in my shop to vacuum out my buffing machine’s collector. I already
had one, but my wife kept borrowing it to do the carpet strip on our
stairs at home. I also use it to vacuum out the mini-van, so I bought
a replacement and let us keep the first one at home. Well, while I
was there at a local store called “Valu Home” they had large models
of a brand other than Shop-Vac, the brand name I can’t recall, but
what I noticed was that these were touted as “Quiet”. Might start
looking around for this new quiet shop vac. You might also have seen
a chain of stores specializing in woodworkers tools. They had large
shop dust collectors designed to collect sawdust. These are cheaper
than those designed for jewelry work, but they might not be ideal for
collecting the finer dust that comes from our work. However, what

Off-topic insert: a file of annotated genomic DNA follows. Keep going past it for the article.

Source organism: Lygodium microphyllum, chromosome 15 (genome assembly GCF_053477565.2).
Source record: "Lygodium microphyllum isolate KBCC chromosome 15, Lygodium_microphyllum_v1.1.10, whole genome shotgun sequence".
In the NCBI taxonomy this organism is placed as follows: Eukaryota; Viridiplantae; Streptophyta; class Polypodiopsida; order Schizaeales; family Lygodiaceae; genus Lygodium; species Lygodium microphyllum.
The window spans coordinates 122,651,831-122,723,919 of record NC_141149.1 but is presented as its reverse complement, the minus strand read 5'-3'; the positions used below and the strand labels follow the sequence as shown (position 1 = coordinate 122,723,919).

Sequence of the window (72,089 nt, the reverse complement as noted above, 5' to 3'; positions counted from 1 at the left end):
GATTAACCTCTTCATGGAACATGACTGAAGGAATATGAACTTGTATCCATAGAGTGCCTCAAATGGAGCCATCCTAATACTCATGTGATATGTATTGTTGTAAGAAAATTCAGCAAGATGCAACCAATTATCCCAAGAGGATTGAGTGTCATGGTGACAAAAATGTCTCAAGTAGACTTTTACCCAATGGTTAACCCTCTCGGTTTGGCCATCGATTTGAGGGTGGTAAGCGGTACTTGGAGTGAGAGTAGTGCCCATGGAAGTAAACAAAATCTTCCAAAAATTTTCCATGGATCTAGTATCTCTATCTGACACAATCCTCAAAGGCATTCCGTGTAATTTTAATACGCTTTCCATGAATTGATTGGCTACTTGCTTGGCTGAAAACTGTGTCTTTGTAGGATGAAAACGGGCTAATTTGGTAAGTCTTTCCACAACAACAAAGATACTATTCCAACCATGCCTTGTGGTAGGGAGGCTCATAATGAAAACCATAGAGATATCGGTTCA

they did have was a selection of hoses and funnels and hoods that
could hook up to these collectors, and I seem to remember they even
had apparatus for connection to the typical Shop-Vac. You could look
around for these things and probably put together a satisfactory dust
collection system.

David L. Huffman


#5

Warren,

Yep - I had posted a while ago about my homemade dust collection
setup. Works beautifully.

I use a small shop-vac with the widest of the flat ends mounted to
the hose. The end is screwed down tightly to the top of an old end
table (perfect height when seated) with window screen screwed down
over it (prevents pieces from getting sucked in). The entire
collection end of the thing is in a box (started with carboard, which
lasted me a couple of years - finally broke down and built a small
one out of plywood), which is covered in duct tape on the inside